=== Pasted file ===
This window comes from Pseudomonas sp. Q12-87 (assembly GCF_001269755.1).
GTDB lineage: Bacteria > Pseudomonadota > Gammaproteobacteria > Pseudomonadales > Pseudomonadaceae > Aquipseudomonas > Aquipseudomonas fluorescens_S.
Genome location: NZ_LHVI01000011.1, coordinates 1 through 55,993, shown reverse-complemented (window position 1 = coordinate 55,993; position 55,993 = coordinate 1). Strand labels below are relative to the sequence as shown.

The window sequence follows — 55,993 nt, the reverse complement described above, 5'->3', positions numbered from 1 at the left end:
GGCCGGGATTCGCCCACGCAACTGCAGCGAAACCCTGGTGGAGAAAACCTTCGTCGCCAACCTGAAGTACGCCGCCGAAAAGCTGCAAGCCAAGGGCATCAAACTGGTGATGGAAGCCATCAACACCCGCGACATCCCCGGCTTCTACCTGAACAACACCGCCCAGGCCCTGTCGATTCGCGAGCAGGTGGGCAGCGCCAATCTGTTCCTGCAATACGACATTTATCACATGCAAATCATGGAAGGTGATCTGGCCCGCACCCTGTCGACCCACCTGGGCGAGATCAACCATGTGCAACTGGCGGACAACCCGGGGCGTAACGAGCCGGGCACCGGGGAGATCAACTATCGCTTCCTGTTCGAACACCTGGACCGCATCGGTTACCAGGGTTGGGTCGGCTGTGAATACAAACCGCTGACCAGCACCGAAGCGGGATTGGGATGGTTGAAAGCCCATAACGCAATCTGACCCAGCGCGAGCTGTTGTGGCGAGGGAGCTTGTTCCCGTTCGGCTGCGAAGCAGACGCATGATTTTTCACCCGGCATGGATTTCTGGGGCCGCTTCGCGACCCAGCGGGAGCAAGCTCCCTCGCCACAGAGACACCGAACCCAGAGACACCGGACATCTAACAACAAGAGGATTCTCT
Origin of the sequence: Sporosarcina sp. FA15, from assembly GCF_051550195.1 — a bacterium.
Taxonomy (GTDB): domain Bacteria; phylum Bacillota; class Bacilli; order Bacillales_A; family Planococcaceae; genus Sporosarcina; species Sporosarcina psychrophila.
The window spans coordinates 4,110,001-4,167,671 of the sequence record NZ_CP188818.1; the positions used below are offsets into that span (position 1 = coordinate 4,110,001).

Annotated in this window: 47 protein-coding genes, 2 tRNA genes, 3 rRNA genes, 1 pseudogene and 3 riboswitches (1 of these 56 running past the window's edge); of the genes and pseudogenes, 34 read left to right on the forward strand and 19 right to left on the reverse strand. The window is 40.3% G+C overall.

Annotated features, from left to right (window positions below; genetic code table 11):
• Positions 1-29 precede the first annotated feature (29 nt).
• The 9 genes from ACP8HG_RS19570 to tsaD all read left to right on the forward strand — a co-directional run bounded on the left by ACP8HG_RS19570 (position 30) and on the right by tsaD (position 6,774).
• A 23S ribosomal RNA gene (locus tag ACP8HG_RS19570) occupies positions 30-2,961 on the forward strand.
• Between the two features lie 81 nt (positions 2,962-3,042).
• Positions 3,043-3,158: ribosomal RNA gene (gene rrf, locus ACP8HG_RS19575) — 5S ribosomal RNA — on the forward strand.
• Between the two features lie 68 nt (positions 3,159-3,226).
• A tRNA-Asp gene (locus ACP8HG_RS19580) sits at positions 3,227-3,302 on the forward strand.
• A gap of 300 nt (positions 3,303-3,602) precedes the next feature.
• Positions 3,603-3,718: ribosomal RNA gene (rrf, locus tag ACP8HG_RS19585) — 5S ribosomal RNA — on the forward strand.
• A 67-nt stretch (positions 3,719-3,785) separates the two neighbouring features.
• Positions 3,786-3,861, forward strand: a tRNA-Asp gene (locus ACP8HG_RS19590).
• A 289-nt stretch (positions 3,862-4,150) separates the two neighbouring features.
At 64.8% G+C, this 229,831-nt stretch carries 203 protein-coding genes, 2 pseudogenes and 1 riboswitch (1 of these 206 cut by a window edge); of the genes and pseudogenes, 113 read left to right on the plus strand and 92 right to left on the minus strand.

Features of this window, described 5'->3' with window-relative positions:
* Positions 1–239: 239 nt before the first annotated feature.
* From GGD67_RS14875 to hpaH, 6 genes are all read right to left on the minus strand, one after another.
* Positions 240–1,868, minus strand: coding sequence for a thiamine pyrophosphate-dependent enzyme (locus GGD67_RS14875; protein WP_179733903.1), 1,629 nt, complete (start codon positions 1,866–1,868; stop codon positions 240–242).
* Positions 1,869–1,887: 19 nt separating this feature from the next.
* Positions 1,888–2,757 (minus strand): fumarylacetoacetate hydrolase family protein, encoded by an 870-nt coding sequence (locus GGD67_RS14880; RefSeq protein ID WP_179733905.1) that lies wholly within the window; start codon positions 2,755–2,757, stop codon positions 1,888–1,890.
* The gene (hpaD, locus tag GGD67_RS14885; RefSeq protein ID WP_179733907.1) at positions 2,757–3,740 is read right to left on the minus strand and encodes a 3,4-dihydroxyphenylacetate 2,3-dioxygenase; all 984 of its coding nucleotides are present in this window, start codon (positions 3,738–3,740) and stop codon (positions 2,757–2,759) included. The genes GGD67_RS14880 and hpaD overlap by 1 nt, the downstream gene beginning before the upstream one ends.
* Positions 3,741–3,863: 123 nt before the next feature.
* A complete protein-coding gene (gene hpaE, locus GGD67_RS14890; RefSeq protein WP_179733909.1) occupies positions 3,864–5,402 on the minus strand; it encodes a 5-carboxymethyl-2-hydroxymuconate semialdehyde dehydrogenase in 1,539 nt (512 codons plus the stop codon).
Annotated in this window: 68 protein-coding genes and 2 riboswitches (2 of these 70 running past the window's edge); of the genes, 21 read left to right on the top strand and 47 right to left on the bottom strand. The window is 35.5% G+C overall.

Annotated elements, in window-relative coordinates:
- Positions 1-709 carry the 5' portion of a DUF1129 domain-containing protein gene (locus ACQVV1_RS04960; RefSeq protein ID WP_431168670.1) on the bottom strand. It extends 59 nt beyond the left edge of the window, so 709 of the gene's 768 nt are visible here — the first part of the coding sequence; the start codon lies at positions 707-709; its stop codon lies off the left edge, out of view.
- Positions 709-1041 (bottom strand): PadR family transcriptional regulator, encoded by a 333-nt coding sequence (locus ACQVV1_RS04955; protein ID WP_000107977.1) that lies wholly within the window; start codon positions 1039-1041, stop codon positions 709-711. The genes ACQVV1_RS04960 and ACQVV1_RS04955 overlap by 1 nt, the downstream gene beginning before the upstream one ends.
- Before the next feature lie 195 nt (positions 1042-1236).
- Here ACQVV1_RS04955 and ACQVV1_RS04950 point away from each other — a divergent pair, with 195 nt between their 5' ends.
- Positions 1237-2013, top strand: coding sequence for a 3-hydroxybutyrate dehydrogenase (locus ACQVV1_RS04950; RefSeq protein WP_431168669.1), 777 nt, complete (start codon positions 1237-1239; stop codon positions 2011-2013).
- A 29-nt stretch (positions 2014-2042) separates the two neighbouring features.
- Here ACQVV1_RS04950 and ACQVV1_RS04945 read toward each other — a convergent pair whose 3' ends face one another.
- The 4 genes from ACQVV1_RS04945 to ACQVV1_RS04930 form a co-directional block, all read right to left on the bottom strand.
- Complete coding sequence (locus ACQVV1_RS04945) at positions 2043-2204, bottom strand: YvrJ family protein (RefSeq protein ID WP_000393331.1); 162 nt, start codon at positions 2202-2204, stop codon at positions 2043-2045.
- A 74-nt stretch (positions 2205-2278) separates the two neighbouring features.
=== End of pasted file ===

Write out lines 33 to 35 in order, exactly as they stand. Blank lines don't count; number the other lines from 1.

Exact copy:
Annotated in this window: 68 protein-coding genes and 2 riboswitches (2 of these 70 running past the window's edge); of the genes, 21 read left to right on the top strand and 47 right to left on the bottom strand. The window is 35.5% G+C overall.

Annotated elements, in window-relative coordinates:
- Positions 1-709 carry the 5' portion of a DUF1129 domain-containing protein gene (locus ACQVV1_RS04960; RefSeq protein ID WP_431168670.1) on the bottom strand. It extends 59 nt beyond the left edge of the window, so 709 of the gene's 768 nt are visible here — the first part of the coding sequence; the start codon lies at positions 707-709; its stop codon lies off the left edge, out of view.